To me Marg has been on the hike with me even before the official AT hike. To me, she appears in flying creatures; butterflies, birds and dragonflies. Things that flitter around me, celebrating this world. She had that walk that did not show her age, defied gravity. On rainy days or exceptionally hard climb I feel she appears and quite literally, I smile or chuckle because I sense her spirit and lightens my heart.


Many friends have asked me what I needed and they wanted me to send me things. I need many things but mostly food and anything else I can not take with me just for pleasure, so I always feel bad to say I do not need anything. I have found a solution however to have people send me pins to tack on my hat so they can travel with me on my head. I have been getting some pins and my hat now is like a car with a bunch of bumper stickers. They provide notes, messages and impressions to those I meet. I have pins from people who have passed. They travel with me and gives me courage to complete. Their life encouraged me to enjoy life, their spirit pushes me closer to Maine, each step I take.


Upon thinking about my friend’s son’s untimely passing, I thought of how to ease my friends sorrow. I realized I had no words but that I am sorry and sad and can not comprehend the immense pain this must be. I have always told people that I have very few things I am afraid of but my ultimate fear is losing my daughter. I walked a while and a few days with tears welling in my eyes when I thought of my friend at the side of her sons coffin. She said it was a nightmare to witness her son in the box, that she collapsed and wailed. The vision is all to vivid without being there, the pain so excruciating I can feel it in my chest.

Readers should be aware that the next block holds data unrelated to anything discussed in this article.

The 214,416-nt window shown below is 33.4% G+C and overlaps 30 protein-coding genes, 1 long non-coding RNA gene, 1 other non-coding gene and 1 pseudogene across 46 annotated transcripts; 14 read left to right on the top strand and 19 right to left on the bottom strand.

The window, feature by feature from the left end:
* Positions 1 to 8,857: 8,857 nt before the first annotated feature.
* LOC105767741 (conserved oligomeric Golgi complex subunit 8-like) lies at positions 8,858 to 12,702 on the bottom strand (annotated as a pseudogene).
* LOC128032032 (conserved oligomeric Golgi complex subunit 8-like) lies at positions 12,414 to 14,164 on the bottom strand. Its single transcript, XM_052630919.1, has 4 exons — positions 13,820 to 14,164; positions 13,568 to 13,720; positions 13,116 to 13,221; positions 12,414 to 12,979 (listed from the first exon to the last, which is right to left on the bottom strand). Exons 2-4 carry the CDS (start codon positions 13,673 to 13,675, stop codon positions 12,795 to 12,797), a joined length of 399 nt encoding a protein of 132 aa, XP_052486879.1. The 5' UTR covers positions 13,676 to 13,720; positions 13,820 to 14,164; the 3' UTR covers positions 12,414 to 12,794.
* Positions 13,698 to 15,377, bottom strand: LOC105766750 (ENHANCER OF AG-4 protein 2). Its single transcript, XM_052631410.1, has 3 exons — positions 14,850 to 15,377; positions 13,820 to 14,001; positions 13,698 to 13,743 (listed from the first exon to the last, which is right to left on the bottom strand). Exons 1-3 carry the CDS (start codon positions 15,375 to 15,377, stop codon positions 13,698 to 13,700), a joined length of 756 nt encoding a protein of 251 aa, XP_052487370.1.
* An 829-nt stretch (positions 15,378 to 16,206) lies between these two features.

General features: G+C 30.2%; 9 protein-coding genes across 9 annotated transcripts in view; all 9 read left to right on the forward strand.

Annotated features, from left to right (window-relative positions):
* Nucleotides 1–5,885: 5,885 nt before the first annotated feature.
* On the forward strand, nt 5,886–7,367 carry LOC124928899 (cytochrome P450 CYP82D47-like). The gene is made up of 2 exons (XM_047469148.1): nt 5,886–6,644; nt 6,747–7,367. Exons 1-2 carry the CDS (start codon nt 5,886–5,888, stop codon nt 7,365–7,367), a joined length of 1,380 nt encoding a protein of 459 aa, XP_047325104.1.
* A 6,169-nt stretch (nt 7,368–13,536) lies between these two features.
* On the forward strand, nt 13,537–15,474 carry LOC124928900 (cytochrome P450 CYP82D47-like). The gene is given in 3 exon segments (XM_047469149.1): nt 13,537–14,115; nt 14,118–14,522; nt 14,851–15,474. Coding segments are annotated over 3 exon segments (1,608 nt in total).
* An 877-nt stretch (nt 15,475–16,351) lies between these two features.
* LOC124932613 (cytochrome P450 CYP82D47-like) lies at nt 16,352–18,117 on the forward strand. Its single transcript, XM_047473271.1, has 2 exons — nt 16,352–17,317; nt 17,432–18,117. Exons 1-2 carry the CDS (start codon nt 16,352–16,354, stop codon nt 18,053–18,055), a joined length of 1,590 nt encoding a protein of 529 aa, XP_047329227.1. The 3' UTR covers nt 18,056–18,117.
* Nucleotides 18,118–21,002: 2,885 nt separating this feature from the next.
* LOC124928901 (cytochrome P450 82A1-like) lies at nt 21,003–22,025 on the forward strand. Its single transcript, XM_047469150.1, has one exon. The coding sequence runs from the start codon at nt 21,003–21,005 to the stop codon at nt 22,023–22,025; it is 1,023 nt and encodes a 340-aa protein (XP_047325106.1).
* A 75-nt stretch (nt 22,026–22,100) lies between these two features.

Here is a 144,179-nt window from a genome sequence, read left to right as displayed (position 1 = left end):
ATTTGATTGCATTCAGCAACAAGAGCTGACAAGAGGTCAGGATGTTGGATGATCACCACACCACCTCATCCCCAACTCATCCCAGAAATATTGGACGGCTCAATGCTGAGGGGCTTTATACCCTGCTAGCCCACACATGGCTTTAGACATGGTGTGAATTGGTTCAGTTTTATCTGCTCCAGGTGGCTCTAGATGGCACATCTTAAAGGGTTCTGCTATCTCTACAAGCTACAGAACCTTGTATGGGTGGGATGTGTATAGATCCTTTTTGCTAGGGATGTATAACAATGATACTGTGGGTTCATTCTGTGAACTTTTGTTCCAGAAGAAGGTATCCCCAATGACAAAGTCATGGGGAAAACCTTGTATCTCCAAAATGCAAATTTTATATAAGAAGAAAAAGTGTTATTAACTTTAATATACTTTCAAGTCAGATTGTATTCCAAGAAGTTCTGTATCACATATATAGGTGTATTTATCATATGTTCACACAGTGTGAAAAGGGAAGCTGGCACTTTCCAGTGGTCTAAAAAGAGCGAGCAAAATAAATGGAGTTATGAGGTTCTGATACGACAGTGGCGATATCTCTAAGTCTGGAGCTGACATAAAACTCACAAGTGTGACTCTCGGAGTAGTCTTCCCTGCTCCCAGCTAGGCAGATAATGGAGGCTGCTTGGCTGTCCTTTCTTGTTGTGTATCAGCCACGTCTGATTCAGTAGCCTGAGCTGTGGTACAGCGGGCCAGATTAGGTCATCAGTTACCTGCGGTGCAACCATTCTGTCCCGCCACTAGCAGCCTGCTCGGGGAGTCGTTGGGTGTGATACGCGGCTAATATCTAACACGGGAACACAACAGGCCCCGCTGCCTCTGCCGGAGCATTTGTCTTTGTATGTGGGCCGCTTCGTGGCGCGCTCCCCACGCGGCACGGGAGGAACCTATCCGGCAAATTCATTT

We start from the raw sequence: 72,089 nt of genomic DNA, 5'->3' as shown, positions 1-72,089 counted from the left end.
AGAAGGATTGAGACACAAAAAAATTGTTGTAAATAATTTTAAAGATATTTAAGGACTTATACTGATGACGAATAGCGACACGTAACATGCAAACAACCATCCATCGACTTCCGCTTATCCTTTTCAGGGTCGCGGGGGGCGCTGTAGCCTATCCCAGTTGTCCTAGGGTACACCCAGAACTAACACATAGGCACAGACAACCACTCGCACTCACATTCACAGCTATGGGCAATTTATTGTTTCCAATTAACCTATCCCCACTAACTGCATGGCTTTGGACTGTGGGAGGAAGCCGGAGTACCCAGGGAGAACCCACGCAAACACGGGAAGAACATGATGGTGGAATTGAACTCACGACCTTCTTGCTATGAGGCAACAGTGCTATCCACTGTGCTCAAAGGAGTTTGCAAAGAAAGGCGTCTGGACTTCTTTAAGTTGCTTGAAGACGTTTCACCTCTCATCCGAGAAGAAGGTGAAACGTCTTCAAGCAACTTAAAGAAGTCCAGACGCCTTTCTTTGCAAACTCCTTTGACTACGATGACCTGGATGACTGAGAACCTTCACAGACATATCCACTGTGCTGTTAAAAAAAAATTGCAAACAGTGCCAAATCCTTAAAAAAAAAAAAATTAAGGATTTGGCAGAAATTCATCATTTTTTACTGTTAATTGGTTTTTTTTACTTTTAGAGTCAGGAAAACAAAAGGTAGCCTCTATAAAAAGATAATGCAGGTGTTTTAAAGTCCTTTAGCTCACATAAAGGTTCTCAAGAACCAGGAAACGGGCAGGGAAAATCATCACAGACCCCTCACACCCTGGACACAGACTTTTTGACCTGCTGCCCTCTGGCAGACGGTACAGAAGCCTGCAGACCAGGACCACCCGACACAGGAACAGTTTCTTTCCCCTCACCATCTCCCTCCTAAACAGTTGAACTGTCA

Nature is a cycle of life and death. When immersed in it day after day you encounter life of birth and death in every direction. It is the only way this planet revolves in, a cycle of life and death.


I felt serenity in creeks and rumbling rocks. Water is a regenerating force that nourish all beings on this planet. Mushrooms thrive on a erect but now dead hemlock tree creating a cycle of rejuvenation. I learned a new term, nursing log, where a fallen tree become a planter like platform for new baby trees. I witnessed a perfectly healthy looking young tree fall for no apparent reason. It just came down and that was the end. I would pass by a big tree that came down assuming due to a storm, sometimes with fresh leaves or flower buds intact, never to open. I touched the trunk and said thank you and I’m sorry you have fallen. But somehow I know now that nothing will be wasted in this death. That it will nourish a new life. There will be a gain in the death and this is just nature. We can not stop it or we will cease to exist and the earth will stop working it’s magic.


When walking alone in a vast forest of a mountain range, it is apparent that I am just a spec of life. With my gears I lug around, I can barely survive the elements in this cycle of nature. Meanwhile the little birds, tiny millipedes and deers and bears walk about, eat from the earth, sleep on the soft leaves and designed to survive and thrive with what they are born with. I feel the immense disconnect and ill equipped nature that is us human.



With all of our wits and gadgets we can not avoid death, the ultimate power of nature we will never conquer and that, is okay.